Nearly two years have elapsed since President Donald Trump decided to withdraw from the Iran nuclear deal and implement a policy of “maximum pressure” on Tehran. Yet so far the long stalemate in U.S.-Iran relations characterized by a state of no full war, no peace, has not been broken, although several times Tehran and Washington have engaged in military confrontation, the latest being after Trump ordered the assassination of General Qassem Soleimani on January 3 and Iran retaliated by attacking an American military base in Iraq.
But there is no guarantee that in future the two sides will be able to avoid a full-scale military confrontation, whether by intention, miscalculation, or miscommunication. Developments inside Iran could create conditions that could provide excuses for the U.S. and even some European countries to intervene militarily in Iran under the guise of humanitarian intervention to prevent mass killings by the government as, for example, happened in Libya in 2011. Developments in Iraq, potentially leading to a resumption of civil war, could also cause a U.S.-Iran confrontation.
In short, although thus far Tehran and Washington have avoided an all-out war, there is no guarantee that they will be able to do so in future. Given the tremendous material and human costs that such a confrontation would entail for both sides and its negative fallout for the future stability of the entire Middle East, well-meaning experts, analysts, and political personalities have been advocating for diplomacy to end the current stalemate. This process would require two steps, first to engage in efforts to ease the current tensions, and second to resolve at least some of their outstanding disagreements.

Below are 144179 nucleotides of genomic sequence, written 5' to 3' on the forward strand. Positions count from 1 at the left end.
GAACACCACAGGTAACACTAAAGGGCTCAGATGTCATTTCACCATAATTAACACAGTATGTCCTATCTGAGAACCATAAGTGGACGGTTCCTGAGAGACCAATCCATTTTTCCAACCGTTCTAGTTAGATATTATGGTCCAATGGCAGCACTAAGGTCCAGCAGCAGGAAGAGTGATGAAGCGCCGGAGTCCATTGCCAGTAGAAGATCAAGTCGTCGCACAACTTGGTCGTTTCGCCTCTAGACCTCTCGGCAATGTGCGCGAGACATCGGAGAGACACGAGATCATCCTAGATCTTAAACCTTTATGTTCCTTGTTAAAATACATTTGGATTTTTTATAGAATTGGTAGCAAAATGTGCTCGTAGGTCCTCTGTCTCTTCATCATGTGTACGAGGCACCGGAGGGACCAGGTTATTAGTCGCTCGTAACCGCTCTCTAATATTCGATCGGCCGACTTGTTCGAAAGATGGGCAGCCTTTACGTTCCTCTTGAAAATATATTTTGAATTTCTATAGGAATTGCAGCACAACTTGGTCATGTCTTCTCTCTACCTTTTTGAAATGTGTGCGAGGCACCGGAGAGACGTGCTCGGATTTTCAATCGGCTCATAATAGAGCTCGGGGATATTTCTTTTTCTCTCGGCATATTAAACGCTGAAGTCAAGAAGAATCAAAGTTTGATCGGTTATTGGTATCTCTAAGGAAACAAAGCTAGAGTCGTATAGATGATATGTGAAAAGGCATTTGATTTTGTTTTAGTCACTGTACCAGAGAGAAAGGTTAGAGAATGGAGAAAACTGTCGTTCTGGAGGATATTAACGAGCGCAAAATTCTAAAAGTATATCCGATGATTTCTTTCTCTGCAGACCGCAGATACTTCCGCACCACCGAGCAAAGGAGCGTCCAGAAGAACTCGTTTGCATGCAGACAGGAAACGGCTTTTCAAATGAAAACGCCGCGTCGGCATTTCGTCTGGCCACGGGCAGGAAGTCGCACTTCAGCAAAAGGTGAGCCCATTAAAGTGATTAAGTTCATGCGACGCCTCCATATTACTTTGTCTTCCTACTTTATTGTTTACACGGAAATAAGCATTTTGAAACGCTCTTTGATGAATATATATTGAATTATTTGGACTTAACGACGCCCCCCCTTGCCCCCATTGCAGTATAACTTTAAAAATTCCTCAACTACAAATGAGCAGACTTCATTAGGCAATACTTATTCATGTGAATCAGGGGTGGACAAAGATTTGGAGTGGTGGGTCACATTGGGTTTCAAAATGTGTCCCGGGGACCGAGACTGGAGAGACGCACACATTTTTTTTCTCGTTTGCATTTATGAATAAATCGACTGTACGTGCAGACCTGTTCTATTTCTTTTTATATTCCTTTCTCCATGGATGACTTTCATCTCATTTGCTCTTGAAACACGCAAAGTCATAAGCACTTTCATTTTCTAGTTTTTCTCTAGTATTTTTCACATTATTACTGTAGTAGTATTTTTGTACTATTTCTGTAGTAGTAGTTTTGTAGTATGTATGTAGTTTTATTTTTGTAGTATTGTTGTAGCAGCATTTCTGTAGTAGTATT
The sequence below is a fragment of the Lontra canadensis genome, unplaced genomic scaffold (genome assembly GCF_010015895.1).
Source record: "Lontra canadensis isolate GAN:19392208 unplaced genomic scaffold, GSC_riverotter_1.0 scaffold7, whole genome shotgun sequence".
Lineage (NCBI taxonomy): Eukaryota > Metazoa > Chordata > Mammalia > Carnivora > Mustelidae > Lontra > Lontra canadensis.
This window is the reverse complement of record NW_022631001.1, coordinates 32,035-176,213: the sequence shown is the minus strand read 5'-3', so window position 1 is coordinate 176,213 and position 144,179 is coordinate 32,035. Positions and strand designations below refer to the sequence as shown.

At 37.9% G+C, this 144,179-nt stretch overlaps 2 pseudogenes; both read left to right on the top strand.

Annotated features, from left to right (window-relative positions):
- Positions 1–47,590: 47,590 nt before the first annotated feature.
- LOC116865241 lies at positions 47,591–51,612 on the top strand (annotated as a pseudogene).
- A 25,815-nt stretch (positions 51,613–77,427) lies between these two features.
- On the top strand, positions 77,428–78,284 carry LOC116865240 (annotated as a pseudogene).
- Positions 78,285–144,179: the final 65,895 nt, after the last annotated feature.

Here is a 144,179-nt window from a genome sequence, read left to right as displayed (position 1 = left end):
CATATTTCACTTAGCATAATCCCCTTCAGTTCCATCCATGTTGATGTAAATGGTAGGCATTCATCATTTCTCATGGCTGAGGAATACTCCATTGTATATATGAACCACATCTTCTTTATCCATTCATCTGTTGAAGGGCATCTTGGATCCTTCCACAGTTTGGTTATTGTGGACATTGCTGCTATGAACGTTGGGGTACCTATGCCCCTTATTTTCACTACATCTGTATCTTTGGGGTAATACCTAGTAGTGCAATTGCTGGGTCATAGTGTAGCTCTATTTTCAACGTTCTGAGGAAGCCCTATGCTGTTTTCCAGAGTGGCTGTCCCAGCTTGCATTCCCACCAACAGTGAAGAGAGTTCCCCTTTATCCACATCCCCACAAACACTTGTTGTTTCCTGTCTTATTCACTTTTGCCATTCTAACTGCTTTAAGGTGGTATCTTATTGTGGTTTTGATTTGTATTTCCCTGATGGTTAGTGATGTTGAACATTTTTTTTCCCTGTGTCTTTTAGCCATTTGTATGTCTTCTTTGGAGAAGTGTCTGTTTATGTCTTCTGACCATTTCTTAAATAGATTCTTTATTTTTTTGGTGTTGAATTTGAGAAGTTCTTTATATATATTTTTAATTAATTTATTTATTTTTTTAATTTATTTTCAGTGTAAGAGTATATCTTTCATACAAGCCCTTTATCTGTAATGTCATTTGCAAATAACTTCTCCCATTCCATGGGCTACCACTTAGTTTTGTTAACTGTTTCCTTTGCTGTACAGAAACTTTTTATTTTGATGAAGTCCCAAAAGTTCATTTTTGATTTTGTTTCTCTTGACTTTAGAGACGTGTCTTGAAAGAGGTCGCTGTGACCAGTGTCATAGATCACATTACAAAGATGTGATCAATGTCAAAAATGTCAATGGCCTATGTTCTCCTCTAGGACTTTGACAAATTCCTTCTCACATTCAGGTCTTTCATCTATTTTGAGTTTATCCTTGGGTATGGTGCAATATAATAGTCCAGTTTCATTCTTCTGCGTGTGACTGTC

What Is Needed for Diplomacy to Succeed?
Certain conditions should be present for diplomacy to succeed. The reason that previous efforts have failed was that either Iran was not willing to accept U.S. terms or the U.S. felt that it did not need to deal with Iran except entirely on its own terms. The 2015 Joint Comprehensive Plan of Action (JCPOA) has thus far been the only successful U.S.-Iran diplomatic exercise. But even its success was limited because the expectations of the two sides from it were not congruent. Iran basically saw it as a onetime effort dealing with a specific issues — the nuclear file — in exchange for lifting of crippling economic sanctions. The U.S., by contrast, saw it as the first step towards a much wider bargain within which Iran would make other concessions regarding a wide range of issues, from Tehran’s missile program to its support for groups such as Hizbollah.